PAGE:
An Economist's Point of View
Full course description
This course is a journey through different schools of economic thought; hence, it is about the history or evolution of economics as a social science. It begins with the pre-classical school, then moves through the Classical School, Socialism, Marginal School, Neoclassical School, Historical and Institutional Schools, Austrian School, Keynesian School, Monetarist or Chicago School and Heterodox School. The course ends with the economics of growth and development. This agenda initiated by Adam Smith with his inquiry into the wealth of nations, preoccupied economic thinking in the post-war period, especially in the 1950s through 1980s. The growth theories include the Harrod-Domar model, Solow model, new or endogenous growth theories, Schumpeterian growth theory and Evolutionary Schools.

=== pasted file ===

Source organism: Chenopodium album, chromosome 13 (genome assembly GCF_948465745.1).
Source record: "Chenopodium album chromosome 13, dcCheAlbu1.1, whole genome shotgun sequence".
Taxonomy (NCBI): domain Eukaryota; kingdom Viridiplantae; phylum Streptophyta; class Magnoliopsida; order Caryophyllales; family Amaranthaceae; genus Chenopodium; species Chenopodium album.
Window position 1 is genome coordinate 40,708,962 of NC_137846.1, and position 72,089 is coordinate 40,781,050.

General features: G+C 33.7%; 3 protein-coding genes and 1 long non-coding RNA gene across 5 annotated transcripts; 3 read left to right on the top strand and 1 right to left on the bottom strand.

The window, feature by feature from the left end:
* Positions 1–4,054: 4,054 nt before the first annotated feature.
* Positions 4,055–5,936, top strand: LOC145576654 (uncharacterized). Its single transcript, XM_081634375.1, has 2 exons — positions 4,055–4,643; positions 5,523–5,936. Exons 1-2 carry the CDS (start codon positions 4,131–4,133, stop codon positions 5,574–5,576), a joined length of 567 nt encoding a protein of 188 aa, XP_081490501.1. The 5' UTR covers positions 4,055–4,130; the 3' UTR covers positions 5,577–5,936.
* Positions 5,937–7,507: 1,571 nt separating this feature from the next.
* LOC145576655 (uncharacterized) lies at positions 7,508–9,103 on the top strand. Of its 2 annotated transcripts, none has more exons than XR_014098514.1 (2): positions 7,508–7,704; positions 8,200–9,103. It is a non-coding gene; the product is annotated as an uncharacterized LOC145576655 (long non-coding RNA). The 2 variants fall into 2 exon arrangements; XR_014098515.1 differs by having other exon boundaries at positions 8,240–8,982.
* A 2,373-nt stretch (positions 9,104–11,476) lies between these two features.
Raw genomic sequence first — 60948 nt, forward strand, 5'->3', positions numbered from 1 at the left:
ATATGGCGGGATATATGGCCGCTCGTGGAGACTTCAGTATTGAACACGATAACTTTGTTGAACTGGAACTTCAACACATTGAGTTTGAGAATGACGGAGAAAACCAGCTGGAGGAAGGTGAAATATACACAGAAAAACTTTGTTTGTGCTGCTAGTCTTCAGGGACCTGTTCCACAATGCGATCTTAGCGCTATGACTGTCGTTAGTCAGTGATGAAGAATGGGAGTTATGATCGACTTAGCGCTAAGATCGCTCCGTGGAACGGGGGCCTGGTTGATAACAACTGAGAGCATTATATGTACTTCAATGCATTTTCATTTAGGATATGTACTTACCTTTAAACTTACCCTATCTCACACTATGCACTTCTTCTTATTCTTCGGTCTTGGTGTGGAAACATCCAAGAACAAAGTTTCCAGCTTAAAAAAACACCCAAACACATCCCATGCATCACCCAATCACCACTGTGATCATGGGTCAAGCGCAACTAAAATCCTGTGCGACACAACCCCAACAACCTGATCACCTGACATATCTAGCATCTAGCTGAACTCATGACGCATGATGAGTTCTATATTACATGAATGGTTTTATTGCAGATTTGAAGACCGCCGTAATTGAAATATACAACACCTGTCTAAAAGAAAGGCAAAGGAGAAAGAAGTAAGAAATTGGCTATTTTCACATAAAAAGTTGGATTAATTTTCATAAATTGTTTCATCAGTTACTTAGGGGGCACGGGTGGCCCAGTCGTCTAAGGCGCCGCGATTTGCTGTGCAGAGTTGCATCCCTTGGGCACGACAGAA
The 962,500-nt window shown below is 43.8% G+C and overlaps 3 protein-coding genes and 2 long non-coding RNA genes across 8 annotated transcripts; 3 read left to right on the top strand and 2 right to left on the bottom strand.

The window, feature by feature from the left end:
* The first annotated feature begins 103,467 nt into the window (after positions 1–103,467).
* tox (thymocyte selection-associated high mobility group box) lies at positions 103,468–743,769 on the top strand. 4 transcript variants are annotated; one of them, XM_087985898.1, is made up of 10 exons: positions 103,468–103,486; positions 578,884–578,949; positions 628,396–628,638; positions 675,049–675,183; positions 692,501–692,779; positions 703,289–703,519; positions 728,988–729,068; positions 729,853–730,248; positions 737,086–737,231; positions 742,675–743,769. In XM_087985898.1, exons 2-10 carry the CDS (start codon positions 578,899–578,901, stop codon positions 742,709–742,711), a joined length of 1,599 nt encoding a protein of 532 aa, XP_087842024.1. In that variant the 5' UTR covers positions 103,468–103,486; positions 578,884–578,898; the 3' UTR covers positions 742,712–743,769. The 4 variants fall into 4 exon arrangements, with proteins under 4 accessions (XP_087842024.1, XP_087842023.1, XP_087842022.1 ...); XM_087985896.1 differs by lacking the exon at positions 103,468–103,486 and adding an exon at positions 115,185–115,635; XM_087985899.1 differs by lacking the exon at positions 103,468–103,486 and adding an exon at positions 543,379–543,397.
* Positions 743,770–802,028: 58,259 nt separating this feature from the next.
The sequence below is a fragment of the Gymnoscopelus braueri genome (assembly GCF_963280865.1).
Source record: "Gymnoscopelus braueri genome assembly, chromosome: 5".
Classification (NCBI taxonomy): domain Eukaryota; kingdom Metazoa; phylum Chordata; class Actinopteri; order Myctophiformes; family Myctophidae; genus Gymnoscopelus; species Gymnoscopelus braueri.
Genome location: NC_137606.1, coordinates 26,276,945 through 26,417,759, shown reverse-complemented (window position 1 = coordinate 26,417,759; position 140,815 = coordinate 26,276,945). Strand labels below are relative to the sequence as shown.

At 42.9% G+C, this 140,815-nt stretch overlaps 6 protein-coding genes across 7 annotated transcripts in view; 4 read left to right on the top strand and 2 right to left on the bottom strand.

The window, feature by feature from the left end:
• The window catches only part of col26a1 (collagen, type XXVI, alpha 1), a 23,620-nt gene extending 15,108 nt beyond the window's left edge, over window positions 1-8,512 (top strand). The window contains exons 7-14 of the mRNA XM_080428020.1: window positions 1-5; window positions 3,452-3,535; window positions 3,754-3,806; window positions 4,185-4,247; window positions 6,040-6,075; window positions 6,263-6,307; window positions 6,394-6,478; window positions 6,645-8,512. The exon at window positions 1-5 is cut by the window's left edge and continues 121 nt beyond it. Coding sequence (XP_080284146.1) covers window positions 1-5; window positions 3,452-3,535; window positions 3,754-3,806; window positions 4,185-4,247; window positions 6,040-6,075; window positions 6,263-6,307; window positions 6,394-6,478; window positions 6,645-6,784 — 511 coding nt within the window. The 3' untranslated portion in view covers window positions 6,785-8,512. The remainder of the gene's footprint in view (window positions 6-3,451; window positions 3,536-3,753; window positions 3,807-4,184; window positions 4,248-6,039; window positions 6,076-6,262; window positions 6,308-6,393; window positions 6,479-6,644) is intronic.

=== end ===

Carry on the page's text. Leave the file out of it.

At the end of the course, students will realise that the history and evolution of economic thought is a reflection on the relation between markets and governments. Students will be able to: • Assess the appropriate role of government in the economy; • Assess if laissez-faire approach is the best way to achieve the overall goals of an economy; • Calculate welfare effects of government intervention; • Distinguish between the hallmarks of different schools of economic thought, their similarities and differences about economic ideas and their main contributions to the development of economics as a social science.
• Brue, S.L. & Grant, R.L. (2007). The evolution of economic thought. (7th ed.). Mason, OH: Thomson/South-Western.